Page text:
The Dummies Guide To Protecting Unique Ideas

Posted on 6 August, 2016 by Team Wishberry

Image Courtesy: BusinessNewsDaily

One of the most common fears every creators has is his/her idea being lifted and plagiarized before s/he even has the chance to do anything. The next thing you know you’re left to scramble from pillar to post while someone else is minting money off your genius. This fear is especially true and extremely valid for creators who are considering crowdfunding their idea. So many individuals back away from crowdfunding because they’re afraid it puts their whole work under the spotlight before it’s even ready.

Who knows when someone in some part of the worlds takes 'inspiration' from it?
Fortunately, no self-respecting rewards based platform will ever allow you to crowdfund for simply an intangible idea. You have to show a prototype, a rough cut, a work in progress- and all of this has to be more concrete than a few random sketches and a haphazardly put together excuse of a blueprint. Naturally, when you have a prototype that works ready, the first thing you should and will do is go and secure its rights. Well. This is not a problem without a solution. If you’re an artist, a product developer or a creator of any kind, you should be familiar of this sweet little thing we call 'protection of intellectual property (IP)'. Let’s try to figure out the four basic categories that constitute protection of Intellectual Property.


    You obviously know what the trademark stands for, given how much you’ve seen this in advertisements and brand logos etc. When you register a trademark, you are given sole and exclusive ownership of the brand you’ve registered. Securing the trademark is perhaps the first thing you should secure, before you decide to take your project to any crowdfunding platform. This prevents anyone from using styles, design, language that is exclusive and symbolic of your brand.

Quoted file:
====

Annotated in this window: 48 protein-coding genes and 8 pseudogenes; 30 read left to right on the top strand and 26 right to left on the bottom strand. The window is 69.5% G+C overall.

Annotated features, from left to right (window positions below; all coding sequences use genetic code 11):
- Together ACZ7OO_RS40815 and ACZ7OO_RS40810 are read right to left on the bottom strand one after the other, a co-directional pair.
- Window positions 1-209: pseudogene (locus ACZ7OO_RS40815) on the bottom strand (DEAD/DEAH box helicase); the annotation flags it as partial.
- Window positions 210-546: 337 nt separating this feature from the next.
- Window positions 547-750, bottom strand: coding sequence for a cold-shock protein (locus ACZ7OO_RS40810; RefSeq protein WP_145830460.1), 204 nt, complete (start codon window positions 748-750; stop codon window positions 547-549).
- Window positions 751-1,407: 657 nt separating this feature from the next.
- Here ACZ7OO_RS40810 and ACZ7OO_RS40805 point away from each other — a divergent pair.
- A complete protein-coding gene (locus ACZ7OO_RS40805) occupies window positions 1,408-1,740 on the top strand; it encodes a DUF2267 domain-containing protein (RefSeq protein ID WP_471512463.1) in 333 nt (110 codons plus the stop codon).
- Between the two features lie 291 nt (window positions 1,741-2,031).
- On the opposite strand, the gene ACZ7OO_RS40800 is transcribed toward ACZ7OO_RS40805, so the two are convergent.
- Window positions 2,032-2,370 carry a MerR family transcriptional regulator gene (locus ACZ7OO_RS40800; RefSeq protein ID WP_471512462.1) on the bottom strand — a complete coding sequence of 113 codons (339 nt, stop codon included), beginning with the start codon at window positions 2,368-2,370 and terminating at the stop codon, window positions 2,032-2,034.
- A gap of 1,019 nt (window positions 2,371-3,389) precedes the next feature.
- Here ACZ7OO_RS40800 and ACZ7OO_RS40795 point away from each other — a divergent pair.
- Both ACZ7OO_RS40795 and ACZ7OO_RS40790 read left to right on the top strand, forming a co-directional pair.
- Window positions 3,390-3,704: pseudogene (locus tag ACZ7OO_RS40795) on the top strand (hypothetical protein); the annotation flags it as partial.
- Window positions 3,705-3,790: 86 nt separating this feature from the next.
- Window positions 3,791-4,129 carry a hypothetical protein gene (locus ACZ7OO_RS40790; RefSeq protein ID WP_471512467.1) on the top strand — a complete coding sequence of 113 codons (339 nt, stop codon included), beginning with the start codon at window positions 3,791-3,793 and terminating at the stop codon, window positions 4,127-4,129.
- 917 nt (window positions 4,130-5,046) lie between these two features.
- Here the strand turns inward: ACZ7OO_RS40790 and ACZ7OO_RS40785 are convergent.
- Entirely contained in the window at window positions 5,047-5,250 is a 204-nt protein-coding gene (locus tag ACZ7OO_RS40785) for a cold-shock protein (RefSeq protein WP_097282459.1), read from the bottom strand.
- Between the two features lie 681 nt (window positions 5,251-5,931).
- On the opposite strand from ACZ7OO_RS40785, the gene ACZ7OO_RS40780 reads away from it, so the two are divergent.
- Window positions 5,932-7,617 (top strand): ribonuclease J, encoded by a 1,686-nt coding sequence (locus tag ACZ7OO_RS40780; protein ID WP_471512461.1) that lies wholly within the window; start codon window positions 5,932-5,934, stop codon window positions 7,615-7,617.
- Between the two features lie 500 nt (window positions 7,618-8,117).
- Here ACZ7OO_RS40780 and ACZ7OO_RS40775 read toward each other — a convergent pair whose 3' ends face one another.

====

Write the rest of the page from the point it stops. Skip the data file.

While a trademark prevents anyone from using/misusing/modifying your brand name, logo, symbols etc. to their advantage, a patent prevents anyone from making, using or selling your work under their name.


        'Copyright issues' is one phrase that goes around a lot in the creative circles. 

        Unlike trademark and patent that protect the very idea, copyright protects the execution of this idea.
        Generally, anything and everything that goes up on the internet comes under the copyright law. This means that everything- right from the pictures, music, videos, text, even the backend code to a website! You get a copyright when your idea becomes a tangible entity.

        Trade secret

          Ideally, this should remain exactly what it’s called- a secret. Things like marketing strategies, formulae, insider information, private database etc. are covered under trade secrets. When you launch your crowdfunding campaign, you have to take care of what information you give out so as to not leave yourself open and vulnerable to exploitation. When a trade secret loses its intellectual protection, you basically have complete exclusivity only over your patents. 

          These things, obviously, tend to take time. Therefore, you will find it extremely useful to time this such that your property protection application doesn’t expire before you launch your crowdfunding campaign. Good luck!

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